‘My paintings have gone to the savages. Seems like I’m destined to die a failure,’ complained Claude Monet on finding how popular his pictures had become in America.
If you want to see most of the Haystacks series, you have to go to New York, Los Angeles, Chicago, Minneapolis, Farmington, Boston. When Paul Durand-Ruel exhibited the Grainstacks and the Poplars series in his gallery, they sent the French into raptures and aroused overseas art lovers’ purchase interest. ‘People want nothing but Monets, apparently he can’t paint enough pictures to meet the demand. Worst of all they all want Sheaves in the Setting Sun! … Everything he does goes to America at prices of four, five and six thousand francs,’ Camille Pissarro wrote to his son.
At that period, the person particularly close to papa Monet was his stepdaughter Blanche, a real guardian angel for him. She was the only one of his many children, natural as well as adopted, who showed interest in painting and mastered it. At daybreak, they would set off together in quest of motifs. Blanche would push a trolley loaded with papa’s unfinished canvases — it was Claude’s new idea of working on different pictures at different times of the day. He was successful at last, he had paid out the cost of the house and hired a gardener, but only now did he realise that he had found the only possible, though terribly hard way of capturing ‘the fleeting light covering the vegetation everywhere.’ In his trolley, he had the six-o’clock grainstack, the eight-o’clock one, the midday and the afternoon ones, and the ones painted at sunset, in a fog, and on a cloudy day. Sometimes, he started rummaging for a sketch so as not to miss the right lighting (that never lasted longer than 15 to 30 minutes). He picked a canvas that seemed the right one, touched it with quick brushstrokes, kept on modifying it until it turned into quite a new picture. Then, what a surprise it was to come across the very canvas he had failed to find when he needed it!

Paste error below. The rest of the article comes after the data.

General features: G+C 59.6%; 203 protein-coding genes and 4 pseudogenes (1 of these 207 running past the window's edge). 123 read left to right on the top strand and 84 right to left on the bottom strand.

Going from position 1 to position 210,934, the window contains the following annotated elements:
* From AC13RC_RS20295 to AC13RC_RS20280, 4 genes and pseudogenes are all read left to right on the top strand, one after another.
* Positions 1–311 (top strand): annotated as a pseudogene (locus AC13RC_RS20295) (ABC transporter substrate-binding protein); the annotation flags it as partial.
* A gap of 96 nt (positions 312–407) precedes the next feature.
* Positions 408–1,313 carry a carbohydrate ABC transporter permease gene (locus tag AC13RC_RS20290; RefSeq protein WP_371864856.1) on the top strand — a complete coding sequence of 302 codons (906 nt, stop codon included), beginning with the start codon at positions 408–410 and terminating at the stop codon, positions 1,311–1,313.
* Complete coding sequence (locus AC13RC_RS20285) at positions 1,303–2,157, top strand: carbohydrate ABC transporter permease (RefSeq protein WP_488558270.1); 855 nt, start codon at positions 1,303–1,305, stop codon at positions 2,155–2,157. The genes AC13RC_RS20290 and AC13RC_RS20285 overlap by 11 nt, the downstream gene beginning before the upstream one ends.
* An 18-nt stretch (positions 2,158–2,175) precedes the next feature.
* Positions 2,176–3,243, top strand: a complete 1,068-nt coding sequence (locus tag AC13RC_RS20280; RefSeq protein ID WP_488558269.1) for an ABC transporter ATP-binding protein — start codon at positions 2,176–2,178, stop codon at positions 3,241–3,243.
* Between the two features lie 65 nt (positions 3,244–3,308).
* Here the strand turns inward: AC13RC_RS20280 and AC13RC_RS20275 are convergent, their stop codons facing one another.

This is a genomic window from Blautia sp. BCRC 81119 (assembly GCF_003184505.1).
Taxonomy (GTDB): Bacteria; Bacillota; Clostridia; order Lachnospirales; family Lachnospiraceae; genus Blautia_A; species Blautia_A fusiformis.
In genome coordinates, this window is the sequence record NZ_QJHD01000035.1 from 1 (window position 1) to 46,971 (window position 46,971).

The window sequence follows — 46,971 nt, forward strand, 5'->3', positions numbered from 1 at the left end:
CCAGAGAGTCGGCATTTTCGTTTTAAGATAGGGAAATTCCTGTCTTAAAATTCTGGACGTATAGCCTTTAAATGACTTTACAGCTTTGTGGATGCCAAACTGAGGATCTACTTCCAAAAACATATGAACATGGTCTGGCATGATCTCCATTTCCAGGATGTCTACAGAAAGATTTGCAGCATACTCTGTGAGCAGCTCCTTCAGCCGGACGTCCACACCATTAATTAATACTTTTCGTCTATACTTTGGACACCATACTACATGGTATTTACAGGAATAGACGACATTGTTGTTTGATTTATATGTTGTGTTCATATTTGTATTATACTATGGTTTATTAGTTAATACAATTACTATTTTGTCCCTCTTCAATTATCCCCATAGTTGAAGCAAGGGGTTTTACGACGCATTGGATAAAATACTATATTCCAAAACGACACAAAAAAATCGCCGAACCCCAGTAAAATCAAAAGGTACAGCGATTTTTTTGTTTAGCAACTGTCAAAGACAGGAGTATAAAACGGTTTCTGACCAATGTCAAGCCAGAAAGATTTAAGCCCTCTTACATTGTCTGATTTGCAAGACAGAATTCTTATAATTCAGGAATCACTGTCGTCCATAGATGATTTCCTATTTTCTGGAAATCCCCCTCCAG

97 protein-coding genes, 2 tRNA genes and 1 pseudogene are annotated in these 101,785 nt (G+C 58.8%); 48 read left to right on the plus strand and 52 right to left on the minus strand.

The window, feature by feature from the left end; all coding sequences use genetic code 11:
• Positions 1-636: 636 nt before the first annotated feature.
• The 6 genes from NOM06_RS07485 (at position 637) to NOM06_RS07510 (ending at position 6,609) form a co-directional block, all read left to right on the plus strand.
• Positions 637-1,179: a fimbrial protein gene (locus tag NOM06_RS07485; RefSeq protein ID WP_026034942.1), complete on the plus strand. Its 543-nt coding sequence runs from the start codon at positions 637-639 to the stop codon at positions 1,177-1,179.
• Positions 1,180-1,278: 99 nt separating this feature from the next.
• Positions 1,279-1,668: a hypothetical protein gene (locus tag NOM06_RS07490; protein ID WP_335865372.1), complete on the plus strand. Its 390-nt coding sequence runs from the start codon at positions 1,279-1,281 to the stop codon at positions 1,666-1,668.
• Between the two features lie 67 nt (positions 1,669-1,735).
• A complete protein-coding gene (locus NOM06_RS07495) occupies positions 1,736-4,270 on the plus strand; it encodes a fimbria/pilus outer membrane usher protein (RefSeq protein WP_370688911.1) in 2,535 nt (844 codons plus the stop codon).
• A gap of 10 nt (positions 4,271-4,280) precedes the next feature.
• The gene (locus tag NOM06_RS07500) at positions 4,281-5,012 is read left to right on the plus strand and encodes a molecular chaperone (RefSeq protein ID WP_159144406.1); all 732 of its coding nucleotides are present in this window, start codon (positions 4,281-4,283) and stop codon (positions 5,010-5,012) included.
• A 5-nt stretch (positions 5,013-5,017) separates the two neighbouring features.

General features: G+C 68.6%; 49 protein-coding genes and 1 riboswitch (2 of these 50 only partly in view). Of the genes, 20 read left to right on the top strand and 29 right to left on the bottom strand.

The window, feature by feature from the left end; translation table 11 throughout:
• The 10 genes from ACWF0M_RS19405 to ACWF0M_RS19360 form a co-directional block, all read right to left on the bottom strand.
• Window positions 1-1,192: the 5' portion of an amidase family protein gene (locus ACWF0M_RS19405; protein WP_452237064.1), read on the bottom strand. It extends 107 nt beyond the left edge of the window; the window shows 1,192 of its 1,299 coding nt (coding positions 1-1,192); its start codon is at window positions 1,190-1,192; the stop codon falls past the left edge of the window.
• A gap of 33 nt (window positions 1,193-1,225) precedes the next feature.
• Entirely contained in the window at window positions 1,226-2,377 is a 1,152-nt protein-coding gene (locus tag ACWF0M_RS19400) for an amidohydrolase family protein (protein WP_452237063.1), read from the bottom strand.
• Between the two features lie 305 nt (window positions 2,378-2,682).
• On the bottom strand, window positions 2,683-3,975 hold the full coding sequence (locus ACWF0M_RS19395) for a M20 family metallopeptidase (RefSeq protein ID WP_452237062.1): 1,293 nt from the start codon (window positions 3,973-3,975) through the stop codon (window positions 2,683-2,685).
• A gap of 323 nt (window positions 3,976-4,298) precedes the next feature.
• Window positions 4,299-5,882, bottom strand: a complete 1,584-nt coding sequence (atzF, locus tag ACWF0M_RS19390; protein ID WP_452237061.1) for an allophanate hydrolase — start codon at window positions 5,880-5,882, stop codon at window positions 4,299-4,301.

Four years after Durand-Ruel’s grainstack boom in America, an impressionist exhibition was held in Moscow. One of those who came to look at the artworks by the celebrated French art revolutionaries was a successful lawyer who, a short time before, had been invited to teach Law at a university. Monet’s Grainstack made him stop bewildered and wondering. The painting was absolutely incomprehensible, but the emotions it aroused were far deeper and seemed more real than those from a traditional narrative canvas. He came nearer and read the title of the picture, Grainstack. The successful 30-year-old lawyer would give up the allure of the professorship. Instead, he would go to Munich to study painting. After fifteen years, he would paint the first abstract watercolour, and his ideas would grow into a theory of colour and shape as the true subject matter of pure art, art for art’s sake. The lawyer’s name was Wassily Kandinsky.